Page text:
More than 700 people from the remote mountains of southern Taiwan have been found alive in a trio of villages flattened by mudslides.

The survivors have been airlifted to safety after the region was hit by Typhoon Morakot and the worst flooding in half a century, inundating villages and cutting off all access by road.

Over the past week, more than 100 people have been killed across Asia following two typhoons, Morakot and Etau.

Morakot has killed 63 people in Taiwan alone.

In Kaohsiung county, hundreds of people from several villages made it to higher ground before their homes were submerged.

Among those feared buried but later found alive were about 200 people from Hsiao Lin, a village that was wiped out by a landslide, and several others from Namahsia village, officials said.

The people had left the main village and moved to another.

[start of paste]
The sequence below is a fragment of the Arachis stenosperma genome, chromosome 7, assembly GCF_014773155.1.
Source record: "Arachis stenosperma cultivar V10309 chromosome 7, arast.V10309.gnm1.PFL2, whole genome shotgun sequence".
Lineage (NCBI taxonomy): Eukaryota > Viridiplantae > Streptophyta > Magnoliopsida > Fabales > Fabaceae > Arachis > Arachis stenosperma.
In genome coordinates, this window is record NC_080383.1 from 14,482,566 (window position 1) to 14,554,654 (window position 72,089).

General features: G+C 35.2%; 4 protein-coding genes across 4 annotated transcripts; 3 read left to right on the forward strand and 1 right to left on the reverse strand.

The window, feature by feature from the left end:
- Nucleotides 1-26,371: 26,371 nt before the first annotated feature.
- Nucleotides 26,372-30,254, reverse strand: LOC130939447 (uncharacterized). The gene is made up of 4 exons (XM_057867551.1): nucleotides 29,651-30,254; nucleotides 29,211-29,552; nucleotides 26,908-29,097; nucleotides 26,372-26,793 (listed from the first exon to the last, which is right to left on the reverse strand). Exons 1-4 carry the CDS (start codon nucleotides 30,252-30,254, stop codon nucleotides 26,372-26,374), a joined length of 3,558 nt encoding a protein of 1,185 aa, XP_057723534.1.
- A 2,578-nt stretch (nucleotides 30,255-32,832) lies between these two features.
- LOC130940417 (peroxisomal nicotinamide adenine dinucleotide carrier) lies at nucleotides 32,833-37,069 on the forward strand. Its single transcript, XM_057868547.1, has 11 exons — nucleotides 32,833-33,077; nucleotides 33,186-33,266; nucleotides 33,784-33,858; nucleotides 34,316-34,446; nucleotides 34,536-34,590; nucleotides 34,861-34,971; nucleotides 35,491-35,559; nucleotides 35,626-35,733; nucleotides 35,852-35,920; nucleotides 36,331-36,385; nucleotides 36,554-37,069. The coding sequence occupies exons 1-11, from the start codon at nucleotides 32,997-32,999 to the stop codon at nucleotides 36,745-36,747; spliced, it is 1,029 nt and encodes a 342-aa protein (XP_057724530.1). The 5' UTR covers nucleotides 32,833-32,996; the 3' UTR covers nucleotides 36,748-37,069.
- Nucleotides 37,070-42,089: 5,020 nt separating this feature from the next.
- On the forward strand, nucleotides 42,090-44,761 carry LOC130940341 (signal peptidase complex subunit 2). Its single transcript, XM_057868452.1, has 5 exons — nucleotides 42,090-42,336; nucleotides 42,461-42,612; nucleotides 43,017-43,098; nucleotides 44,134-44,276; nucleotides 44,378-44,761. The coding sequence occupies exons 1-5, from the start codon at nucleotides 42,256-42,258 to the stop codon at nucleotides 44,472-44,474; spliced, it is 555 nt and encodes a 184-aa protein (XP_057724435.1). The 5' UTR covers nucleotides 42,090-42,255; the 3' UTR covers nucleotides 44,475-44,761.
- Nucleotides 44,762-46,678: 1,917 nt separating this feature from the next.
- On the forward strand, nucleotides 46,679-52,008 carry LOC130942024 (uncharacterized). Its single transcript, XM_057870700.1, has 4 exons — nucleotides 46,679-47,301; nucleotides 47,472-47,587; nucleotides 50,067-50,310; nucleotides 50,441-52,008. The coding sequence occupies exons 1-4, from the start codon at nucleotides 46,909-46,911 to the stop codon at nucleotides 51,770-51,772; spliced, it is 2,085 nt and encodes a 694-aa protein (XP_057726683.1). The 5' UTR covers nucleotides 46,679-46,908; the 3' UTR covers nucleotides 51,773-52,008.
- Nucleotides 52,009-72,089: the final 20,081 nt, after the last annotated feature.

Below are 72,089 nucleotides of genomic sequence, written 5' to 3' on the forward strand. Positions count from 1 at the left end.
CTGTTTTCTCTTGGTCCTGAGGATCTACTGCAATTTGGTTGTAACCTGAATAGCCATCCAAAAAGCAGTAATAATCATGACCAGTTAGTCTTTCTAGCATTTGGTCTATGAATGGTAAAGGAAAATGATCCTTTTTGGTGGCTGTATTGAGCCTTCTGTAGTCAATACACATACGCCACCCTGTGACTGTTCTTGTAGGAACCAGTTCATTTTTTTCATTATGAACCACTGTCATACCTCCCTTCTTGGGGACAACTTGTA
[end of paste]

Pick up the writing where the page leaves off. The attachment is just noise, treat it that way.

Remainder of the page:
Typhoon Morakot has caused severe infrastructural damage across the island, with nearly 30,000 houses still without power and 750,000 homes without water.

Elsewhere, Japan is continuing recovery efforts following Typhoon Etau and a 6.4 magnitude earthquake in the region.

At least 15 people died in flash floods and landslides.

In the flood-hit western town of Sayo, 400 rescue workers and troops are searching debris-strewn river banks for survivors or victims of flooding brought by the typhoon.

17 people are still missing nationwide.

In coastal regions near Tokyo, where the earthquake struck, hospitals are still treating some of the 120 people injured in the tremor, while officials confirmed one death caused by the quake.